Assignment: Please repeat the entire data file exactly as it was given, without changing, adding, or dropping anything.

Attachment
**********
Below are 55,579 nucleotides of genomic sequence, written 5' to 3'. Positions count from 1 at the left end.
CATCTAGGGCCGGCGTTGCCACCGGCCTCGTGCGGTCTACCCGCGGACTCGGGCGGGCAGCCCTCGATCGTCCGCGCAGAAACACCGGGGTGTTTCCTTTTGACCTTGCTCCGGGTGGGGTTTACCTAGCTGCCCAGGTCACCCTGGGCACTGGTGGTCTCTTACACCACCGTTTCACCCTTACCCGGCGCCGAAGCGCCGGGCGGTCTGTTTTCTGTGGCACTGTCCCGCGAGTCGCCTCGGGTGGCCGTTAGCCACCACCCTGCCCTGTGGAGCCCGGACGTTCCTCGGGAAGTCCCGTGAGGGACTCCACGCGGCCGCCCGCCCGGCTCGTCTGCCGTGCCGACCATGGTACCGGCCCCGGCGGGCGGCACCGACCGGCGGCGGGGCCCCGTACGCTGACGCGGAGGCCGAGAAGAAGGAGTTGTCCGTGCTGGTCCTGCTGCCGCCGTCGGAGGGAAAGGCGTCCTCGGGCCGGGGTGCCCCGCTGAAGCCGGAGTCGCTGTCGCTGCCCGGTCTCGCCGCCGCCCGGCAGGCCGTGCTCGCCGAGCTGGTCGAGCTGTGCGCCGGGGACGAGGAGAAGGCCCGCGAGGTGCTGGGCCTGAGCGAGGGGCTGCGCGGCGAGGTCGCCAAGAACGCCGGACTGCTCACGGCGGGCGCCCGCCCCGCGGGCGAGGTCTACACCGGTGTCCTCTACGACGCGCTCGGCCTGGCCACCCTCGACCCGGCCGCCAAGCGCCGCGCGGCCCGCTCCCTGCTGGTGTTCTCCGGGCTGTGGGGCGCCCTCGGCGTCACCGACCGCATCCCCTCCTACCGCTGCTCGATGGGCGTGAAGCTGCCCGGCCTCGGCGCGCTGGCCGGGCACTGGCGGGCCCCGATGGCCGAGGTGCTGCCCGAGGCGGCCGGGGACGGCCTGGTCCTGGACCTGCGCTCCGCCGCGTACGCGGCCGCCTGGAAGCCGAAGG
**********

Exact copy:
Below are 55,579 nucleotides of genomic sequence, written 5' to 3'. Positions count from 1 at the left end.
CATCTAGGGCCGGCGTTGCCACCGGCCTCGTGCGGTCTACCCGCGGACTCGGGCGGGCAGCCCTCGATCGTCCGCGCAGAAACACCGGGGTGTTTCCTTTTGACCTTGCTCCGGGTGGGGTTTACCTAGCTGCCCAGGTCACCCTGGGCACTGGTGGTCTCTTACACCACCGTTTCACCCTTACCCGGCGCCGAAGCGCCGGGCGGTCTGTTTTCTGTGGCACTGTCCCGCGAGTCGCCTCGGGTGGCCGTTAGCCACCACCCTGCCCTGTGGAGCCCGGACGTTCCTCGGGAAGTCCCGTGAGGGACTCCACGCGGCCGCCCGCCCGGCTCGTCTGCCGTGCCGACCATGGTACCGGCCCCGGCGGGCGGCACCGACCGGCGGCGGGGCCCCGTACGCTGACGCGGAGGCCGAGAAGAAGGAGTTGTCCGTGCTGGTCCTGCTGCCGCCGTCGGAGGGAAAGGCGTCCTCGGGCCGGGGTGCCCCGCTGAAGCCGGAGTCGCTGTCGCTGCCCGGTCTCGCCGCCGCCCGGCAGGCCGTGCTCGCCGAGCTGGTCGAGCTGTGCGCCGGGGACGAGGAGAAGGCCCGCGAGGTGCTGGGCCTGAGCGAGGGGCTGCGCGGCGAGGTCGCCAAGAACGCCGGACTGCTCACGGCGGGCGCCCGCCCCGCGGGCGAGGTCTACACCGGTGTCCTCTACGACGCGCTCGGCCTGGCCACCCTCGACCCGGCCGCCAAGCGCCGCGCGGCCCGCTCCCTGCTGGTGTTCTCCGGGCTGTGGGGCGCCCTCGGCGTCACCGACCGCATCCCCTCCTACCGCTGCTCGATGGGCGTGAAGCTGCCCGGCCTCGGCGCGCTGGCCGGGCACTGGCGGGCCCCGATGGCCGAGGTGCTGCCCGAGGCGGCCGGGGACGGCCTGGTCCTGGACCTGCGCTCCGCCGCGTACGCGGCCGCCTGGAAGCCGAAGG